Author Self-Citation in the General Medicine Literature

Eugene Garfield garfield at CODEX.CIS.UPENN.EDU
Sun Aug 28 15:15:07 EDT 2011

Author Self-Citation in the General Medicine Literature

Author(s): Kulkarni, AV (Kulkarni, Abhaya V.); Aziz, B (Aziz, Brittany); Shams, I 
(Shams, Iffat); Busse, JW (Busse, Jason W.)
Source: PLOS ONE  Volume: 6  Issue: 6  Article Number: e20885  DOI: 
10.1371/journal.pone.0020885  Published: JUN 16 2011  

Abstract: Background: Author self-citation contributes to the overall citation 
count of an article and the impact factor of the journal in which it appears. 
Little is known, however, about the extent of self-citation in the general clinical 
medicine literature. The objective of this study was to determine the extent 
and temporal pattern of author self-citation and the article characteristics 
associated with author self-citation. 
Methodology/Principal Findings: We performed a retrospective cohort study of 
articles published in three high impact general medical journals (JAMA, Lancet, 
and New England Journal of Medicine) between October 1, 1999 and March 31, 
2000. We retrieved the number and percentage of author self-citations 
received by the article since publication, as of June 2008, from the Scopus 
citation database. Several article characteristics were extracted by two 
blinded, independent reviewers for each article in the cohort and analyzed in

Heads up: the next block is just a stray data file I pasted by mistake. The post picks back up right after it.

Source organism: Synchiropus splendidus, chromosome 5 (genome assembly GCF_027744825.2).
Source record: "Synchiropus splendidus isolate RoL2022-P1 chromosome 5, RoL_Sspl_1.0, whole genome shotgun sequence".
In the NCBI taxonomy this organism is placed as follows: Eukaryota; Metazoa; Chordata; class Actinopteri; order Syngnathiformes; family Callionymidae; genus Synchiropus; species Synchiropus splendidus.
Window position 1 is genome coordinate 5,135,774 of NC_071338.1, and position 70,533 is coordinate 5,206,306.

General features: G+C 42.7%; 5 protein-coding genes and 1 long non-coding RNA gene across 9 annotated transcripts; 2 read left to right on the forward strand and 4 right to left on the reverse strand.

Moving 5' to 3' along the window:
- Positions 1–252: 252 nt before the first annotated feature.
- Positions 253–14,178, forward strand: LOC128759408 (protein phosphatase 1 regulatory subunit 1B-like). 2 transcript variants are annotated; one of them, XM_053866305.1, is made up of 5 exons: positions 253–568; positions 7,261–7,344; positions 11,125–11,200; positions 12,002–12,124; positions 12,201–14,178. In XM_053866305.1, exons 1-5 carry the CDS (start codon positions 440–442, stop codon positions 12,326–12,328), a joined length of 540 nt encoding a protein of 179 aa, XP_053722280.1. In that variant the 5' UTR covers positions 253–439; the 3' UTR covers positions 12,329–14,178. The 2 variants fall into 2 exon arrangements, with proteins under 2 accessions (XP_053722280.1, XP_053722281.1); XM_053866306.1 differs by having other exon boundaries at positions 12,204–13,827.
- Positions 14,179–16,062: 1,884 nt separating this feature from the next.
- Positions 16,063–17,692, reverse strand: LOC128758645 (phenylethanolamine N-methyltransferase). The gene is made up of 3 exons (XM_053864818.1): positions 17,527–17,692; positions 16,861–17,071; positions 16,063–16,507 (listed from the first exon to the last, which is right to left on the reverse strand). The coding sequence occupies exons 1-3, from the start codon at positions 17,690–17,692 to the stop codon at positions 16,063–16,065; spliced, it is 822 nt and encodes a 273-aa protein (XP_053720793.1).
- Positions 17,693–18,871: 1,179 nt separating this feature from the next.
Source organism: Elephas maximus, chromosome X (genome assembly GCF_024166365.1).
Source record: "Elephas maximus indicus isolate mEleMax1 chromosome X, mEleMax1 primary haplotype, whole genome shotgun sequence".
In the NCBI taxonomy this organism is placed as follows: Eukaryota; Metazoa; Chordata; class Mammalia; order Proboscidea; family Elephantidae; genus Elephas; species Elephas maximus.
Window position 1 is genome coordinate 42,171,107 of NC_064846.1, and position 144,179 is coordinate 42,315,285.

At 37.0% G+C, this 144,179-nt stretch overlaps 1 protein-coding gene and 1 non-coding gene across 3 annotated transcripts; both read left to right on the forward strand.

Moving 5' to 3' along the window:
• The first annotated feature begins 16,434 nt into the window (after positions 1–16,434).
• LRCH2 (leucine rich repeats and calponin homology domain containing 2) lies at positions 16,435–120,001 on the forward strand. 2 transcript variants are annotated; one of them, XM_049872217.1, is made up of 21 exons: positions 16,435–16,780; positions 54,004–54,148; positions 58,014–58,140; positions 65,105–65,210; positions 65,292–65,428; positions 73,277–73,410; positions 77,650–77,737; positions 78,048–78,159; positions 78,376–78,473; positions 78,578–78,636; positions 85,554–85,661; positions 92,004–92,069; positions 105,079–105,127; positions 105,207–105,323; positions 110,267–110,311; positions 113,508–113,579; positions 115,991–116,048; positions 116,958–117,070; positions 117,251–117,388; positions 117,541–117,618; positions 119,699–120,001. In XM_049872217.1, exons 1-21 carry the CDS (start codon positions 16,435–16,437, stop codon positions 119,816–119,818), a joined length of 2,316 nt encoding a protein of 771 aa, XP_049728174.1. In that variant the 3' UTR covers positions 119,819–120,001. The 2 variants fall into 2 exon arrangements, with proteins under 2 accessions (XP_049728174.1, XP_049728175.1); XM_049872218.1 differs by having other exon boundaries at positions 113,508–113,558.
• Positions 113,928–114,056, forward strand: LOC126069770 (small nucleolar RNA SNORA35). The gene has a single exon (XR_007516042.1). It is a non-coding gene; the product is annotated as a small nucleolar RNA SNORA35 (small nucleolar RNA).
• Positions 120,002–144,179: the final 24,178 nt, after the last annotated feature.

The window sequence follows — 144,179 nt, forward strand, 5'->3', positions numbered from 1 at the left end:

multivariable linear regression analyses. Since publication, author self-citations 
accounted for 6.5% (95% confidence interval 6.3-6.7%) of all citations 
received by the 328 articles in our sample. Self-citation peaked in 2002, 
declining annually thereafter. Studies with more authors, in cardiovascular 
medicine or infectious disease, and with smaller sample size were associated 
with more author self-citations and higher percentage of author self-citation 
(all p <= 0.01). 
Conclusions/Significance: Approximately 1 in 15 citations of articles in high-
profile general medicine journals are author self-citations. Self-citation peaks 
within about 2 years of publication and disproportionately affects impact 
factor. Studies most vulnerable to this effect are those with more authors, 
small sample size, and in cardiovascular medicine or infectious disease.

Language: English
Document Type: Article

Addresses: [Kulkarni, AV; Aziz, B; Shams, I] Hosp Sick Children, Toronto, ON 
M5G 1X8, Canada
[Busse, JW] Inst Work & Hlth, Toronto, ON, Canada
[Busse, JW] McMaster Univ, Dept Clin Epidemiol & Biostat, Hamilton, ON, 
Reprint Address: Kulkarni, AV (reprint author), Hosp Sick Children, 555 Univ 
Ave, Toronto, ON M5G 1X8, Canada

E-mail Address: abhaya.kulkarni at
ISSN: 1932-6203
Open Access:

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